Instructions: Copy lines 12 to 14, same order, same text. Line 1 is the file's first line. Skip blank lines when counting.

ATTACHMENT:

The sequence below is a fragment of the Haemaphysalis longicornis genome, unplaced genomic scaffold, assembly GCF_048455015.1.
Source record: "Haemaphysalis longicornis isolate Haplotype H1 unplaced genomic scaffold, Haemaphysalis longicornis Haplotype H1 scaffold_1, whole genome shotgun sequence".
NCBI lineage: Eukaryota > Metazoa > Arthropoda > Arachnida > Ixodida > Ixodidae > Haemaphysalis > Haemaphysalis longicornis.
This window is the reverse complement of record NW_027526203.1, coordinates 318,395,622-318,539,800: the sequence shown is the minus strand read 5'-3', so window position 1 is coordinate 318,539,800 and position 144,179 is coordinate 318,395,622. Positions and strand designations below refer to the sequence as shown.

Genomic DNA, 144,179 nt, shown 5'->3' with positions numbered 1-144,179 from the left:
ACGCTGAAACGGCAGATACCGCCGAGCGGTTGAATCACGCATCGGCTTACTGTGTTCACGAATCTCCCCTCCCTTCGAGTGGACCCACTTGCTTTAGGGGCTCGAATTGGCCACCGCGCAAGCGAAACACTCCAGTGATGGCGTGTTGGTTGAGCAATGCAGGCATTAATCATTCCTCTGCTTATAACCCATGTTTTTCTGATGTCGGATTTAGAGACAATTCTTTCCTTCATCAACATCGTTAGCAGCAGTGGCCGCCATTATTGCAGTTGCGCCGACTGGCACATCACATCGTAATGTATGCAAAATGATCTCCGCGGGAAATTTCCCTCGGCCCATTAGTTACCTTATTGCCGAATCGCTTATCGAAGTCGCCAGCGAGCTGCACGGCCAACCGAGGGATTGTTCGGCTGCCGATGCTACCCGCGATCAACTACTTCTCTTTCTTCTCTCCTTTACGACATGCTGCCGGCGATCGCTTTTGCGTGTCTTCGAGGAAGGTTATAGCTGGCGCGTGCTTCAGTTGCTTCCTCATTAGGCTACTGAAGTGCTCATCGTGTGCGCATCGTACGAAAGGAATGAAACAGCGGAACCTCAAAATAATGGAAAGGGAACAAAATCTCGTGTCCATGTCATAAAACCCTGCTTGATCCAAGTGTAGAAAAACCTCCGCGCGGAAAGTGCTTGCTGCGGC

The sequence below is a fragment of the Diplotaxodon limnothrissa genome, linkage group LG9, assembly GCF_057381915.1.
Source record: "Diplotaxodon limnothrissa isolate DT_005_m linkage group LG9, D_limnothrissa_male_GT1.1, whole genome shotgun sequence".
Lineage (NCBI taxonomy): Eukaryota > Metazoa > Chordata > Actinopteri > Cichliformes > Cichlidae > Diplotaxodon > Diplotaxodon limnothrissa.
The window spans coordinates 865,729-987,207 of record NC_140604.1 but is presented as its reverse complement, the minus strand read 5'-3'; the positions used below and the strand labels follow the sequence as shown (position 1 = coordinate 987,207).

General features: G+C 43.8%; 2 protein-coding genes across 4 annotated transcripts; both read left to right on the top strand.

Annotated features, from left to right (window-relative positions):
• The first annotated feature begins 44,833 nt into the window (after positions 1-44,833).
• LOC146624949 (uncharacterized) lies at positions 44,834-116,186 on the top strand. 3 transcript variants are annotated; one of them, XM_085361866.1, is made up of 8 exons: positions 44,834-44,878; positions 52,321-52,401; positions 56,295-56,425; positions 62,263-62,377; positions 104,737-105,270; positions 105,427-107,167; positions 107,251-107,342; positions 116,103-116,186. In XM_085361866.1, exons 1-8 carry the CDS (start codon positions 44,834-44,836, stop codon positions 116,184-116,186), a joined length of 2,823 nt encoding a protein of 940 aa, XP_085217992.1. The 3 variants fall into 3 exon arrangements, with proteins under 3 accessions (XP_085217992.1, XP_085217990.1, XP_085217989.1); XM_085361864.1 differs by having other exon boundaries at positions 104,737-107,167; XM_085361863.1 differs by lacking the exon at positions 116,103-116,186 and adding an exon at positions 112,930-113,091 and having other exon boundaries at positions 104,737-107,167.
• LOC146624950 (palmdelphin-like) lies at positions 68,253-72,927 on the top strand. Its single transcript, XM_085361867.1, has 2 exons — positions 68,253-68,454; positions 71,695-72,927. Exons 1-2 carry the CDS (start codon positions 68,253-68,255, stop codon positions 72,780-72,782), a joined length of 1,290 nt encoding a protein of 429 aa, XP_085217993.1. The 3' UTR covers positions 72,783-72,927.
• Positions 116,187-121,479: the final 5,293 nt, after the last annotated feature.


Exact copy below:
Annotated features, from left to right (window-relative positions):
• The first annotated feature begins 44,833 nt into the window (after positions 1-44,833).
• LOC146624949 (uncharacterized) lies at positions 44,834-116,186 on the top strand. 3 transcript variants are annotated; one of them, XM_085361866.1, is made up of 8 exons: positions 44,834-44,878; positions 52,321-52,401; positions 56,295-56,425; positions 62,263-62,377; positions 104,737-105,270; positions 105,427-107,167; positions 107,251-107,342; positions 116,103-116,186. In XM_085361866.1, exons 1-8 carry the CDS (start codon positions 44,834-44,836, stop codon positions 116,184-116,186), a joined length of 2,823 nt encoding a protein of 940 aa, XP_085217992.1. The 3 variants fall into 3 exon arrangements, with proteins under 3 accessions (XP_085217992.1, XP_085217990.1, XP_085217989.1); XM_085361864.1 differs by having other exon boundaries at positions 104,737-107,167; XM_085361863.1 differs by lacking the exon at positions 116,103-116,186 and adding an exon at positions 112,930-113,091 and having other exon boundaries at positions 104,737-107,167.